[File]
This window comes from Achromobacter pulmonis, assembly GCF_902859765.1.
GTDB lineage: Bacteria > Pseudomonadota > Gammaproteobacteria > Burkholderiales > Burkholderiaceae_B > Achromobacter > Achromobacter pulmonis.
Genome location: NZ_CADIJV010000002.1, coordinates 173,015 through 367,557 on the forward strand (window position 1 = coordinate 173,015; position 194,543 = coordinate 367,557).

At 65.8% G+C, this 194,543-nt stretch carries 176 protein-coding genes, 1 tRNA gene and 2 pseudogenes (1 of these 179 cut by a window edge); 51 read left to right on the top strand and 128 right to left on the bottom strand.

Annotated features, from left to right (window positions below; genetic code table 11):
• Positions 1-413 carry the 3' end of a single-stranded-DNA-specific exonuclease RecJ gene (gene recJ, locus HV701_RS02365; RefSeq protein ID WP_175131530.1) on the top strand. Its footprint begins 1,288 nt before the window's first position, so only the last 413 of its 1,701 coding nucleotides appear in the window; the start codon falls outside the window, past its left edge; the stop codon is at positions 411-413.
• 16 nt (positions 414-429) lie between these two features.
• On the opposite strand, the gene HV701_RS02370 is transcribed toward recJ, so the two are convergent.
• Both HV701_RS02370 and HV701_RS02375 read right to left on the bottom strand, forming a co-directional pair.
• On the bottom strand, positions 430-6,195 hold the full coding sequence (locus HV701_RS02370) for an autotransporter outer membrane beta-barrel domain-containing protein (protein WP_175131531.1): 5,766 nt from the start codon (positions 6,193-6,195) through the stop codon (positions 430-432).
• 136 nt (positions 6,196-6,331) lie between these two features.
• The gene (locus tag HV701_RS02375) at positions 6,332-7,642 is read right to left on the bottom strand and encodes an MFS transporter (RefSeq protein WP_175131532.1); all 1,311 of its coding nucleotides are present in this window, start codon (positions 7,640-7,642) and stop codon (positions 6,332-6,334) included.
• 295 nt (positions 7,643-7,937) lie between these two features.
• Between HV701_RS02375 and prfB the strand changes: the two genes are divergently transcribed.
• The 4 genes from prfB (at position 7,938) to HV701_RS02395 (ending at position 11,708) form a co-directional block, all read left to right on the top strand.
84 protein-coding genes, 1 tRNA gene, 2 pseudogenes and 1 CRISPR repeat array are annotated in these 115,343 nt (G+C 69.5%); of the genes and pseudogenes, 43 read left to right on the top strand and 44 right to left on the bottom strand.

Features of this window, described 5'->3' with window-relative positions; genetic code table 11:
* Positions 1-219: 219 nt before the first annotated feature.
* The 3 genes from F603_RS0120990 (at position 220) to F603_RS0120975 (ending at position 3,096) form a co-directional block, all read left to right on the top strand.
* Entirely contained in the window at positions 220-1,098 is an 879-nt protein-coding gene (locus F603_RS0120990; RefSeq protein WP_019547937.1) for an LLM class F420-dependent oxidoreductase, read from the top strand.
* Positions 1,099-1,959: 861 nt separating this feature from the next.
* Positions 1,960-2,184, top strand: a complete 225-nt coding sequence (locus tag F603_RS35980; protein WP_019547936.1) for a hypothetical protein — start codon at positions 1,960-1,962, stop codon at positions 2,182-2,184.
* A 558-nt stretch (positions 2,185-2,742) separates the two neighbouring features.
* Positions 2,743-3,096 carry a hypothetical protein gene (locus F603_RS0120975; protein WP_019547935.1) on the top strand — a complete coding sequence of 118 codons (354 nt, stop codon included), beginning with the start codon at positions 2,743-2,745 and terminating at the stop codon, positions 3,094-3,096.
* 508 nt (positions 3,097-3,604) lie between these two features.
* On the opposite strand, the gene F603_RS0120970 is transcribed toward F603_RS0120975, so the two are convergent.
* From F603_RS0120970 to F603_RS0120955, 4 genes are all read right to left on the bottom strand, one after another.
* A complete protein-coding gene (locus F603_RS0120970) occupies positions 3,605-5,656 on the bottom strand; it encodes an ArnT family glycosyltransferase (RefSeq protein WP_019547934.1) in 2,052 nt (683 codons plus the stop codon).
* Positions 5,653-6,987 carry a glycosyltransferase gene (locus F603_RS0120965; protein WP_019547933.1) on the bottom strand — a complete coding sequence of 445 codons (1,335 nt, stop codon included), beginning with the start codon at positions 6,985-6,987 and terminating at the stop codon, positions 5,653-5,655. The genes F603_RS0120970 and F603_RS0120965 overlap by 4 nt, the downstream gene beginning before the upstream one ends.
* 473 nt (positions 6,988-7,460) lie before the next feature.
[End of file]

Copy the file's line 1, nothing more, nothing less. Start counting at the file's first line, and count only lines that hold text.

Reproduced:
This window comes from Achromobacter pulmonis, assembly GCF_902859765.1.